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Inferior Goods & Giffen Goods

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By , reviewed by Tom McKenzie

Usually, consumers will buy more of an item when it becomes cheaper or when their income increases. This basic fact of economics stems from the laws of supply and demand. When demand for a good follows this typical price and income behavior, we refer to it as a normal good. But not every good follows this intuitive behavior.

An inferior good is an item that consumers buy less of as their income rises; they have a negative income elasticity of demand. These goods are usually of cheaper, lower quality than comparable items that a consumer might want to buy, but can’t afford. For most inferior goods, though, price elasticity of demand behaves similarly to normal goods; when the price increases, consumers buy less of these goods. Thus, inferior goods do not violate the basic law of demand.

Examples of inferior goods include cheap but unhealthy food items like instant noodles. Imagine that a consumer really likes noodles, but has a tight budget. Because of this, they eat instant noodles fairly often. As usual for most goods, when the price of instant noodles rises, the consumer will be able to afford less of them.

But, when this consumer’s income rises, the consumer may be able to afford a trip to a ramen restaurant or a purchase of hand-made noodles instead of buying more instant noodles. This brings them an increase in utility, since they only eat instant noodles when they cannot afford a better noodle experience. Thus, instant noodles are an inferior good for this consumer. Although it does bring them some utility, other experiences are more preferable. As soon as the consumer has the means to get a better experience, they will demand less of the inferior one.

This is just one example; most inferior goods follow this pattern, but not all. Giffen goods are one subtype of inferior goods that behave differently. They are named after Scottish statistician Sir Robert Giffen, who is credited with first describing them.

Consumers buy less of Giffen goods as their income rises, as usual for inferior goods. The difference is that consumers will buy more of a Giffen good (proportionally to their income) as its price rises. Therefore, Giffen goods exhibit a negative income elasticity of demand – like inferior goods – but a positive price elasticity of demand, like certain luxury goods (specifically Veblen goods). Giffen goods are usually staple food products that people rely on to survive, like rice and wheat.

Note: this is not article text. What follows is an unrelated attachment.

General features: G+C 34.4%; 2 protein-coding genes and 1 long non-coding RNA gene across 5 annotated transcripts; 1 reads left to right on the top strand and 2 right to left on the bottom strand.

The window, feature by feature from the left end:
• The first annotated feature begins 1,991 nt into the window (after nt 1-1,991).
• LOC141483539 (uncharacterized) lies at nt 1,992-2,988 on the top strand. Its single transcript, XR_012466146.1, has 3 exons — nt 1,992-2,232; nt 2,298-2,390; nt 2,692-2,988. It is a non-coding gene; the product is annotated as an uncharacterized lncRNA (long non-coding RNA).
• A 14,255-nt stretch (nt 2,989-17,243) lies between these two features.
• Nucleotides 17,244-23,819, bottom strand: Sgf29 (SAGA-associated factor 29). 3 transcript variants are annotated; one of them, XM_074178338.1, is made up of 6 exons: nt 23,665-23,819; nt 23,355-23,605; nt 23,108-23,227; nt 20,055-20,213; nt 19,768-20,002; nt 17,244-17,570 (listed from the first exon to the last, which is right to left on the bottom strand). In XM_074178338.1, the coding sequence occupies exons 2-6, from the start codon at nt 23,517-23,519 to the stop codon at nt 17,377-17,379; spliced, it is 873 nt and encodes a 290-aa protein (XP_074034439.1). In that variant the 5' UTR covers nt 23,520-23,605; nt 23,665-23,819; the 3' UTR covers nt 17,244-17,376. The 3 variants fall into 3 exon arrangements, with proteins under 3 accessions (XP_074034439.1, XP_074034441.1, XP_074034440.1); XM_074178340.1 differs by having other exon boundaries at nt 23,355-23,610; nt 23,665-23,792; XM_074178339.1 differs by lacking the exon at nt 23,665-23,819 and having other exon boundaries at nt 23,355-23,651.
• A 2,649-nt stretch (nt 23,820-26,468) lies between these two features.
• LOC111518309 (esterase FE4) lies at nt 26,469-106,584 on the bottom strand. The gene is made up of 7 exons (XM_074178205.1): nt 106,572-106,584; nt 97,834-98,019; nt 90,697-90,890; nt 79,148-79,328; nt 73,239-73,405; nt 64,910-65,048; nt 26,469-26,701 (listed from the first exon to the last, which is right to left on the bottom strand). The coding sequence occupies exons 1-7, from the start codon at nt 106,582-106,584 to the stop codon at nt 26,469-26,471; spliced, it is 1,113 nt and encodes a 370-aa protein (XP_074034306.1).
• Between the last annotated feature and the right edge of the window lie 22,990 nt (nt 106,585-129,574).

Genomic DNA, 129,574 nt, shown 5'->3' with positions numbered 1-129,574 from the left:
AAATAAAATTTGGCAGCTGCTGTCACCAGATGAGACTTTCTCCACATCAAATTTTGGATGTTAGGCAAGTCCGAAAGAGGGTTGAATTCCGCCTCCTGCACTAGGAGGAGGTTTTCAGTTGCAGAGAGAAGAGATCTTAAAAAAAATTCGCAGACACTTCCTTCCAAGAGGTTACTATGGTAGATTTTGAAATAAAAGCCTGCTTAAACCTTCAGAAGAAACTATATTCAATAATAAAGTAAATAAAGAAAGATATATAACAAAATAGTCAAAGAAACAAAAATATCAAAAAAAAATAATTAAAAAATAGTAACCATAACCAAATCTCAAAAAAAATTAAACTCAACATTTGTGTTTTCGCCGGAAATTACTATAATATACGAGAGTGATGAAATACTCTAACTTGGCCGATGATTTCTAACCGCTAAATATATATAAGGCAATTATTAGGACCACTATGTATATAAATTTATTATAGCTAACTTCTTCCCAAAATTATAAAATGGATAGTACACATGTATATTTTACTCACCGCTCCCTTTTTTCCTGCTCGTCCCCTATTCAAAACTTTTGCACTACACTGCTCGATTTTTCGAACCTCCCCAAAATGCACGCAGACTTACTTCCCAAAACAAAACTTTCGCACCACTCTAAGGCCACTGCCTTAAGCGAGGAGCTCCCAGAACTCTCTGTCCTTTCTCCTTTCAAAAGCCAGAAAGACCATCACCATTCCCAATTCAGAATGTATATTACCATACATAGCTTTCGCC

This confusing behavior is best illustrated by an example. Consider a poor laborer in a low-income region whose diet mainly consists of rice. When the price of rice rises, the laborer has little choice but to spend more of their income buying it, because they need the same amount of rice to survive regardless of the price. Thus, their consumption of rice increases as a proportion of their total income. Meanwhile, their consumption of other goods falls, as they have less cash left to buy non-essentials.

But, when the laborer’s income rises - perhaps from a pay raise - they have an increased budget and can afford other things. The portion of their income spent on rice falls (like a regular inferior good). They may buy less rice in absolute terms too, perhaps if some of the new goods they can afford include more nutritional types of food.

Further reading

For more on inferior goods as they relate to the income elasticity of demand, see the article on that topic. To compare inferior and Giffen goods to normal goods and luxury goods, see the linked article. Most goods in the real world fall into one of these four categories – normal, inferior, luxury, or Giffen goods – so it’s helpful to be familiar with each of them.

Good to Know

Inferior and Giffen goods tend to be purchased more frequently by low-income consumers who have little choice given their budget. In general, goods are more likely to be a Giffen good when there is a lack of close substitute goods in the market. Normally, if a good’s price increases (for example, butter), consumers can substitute away from that good into something similar but cheaper (like margarine).

Lack of a close substitute, or lack of income, may mean that consumers can’t do this. Instead, they are forced to either give up on the utility that the good would have provided, or pay more for it and reduce their consumption of other goods.

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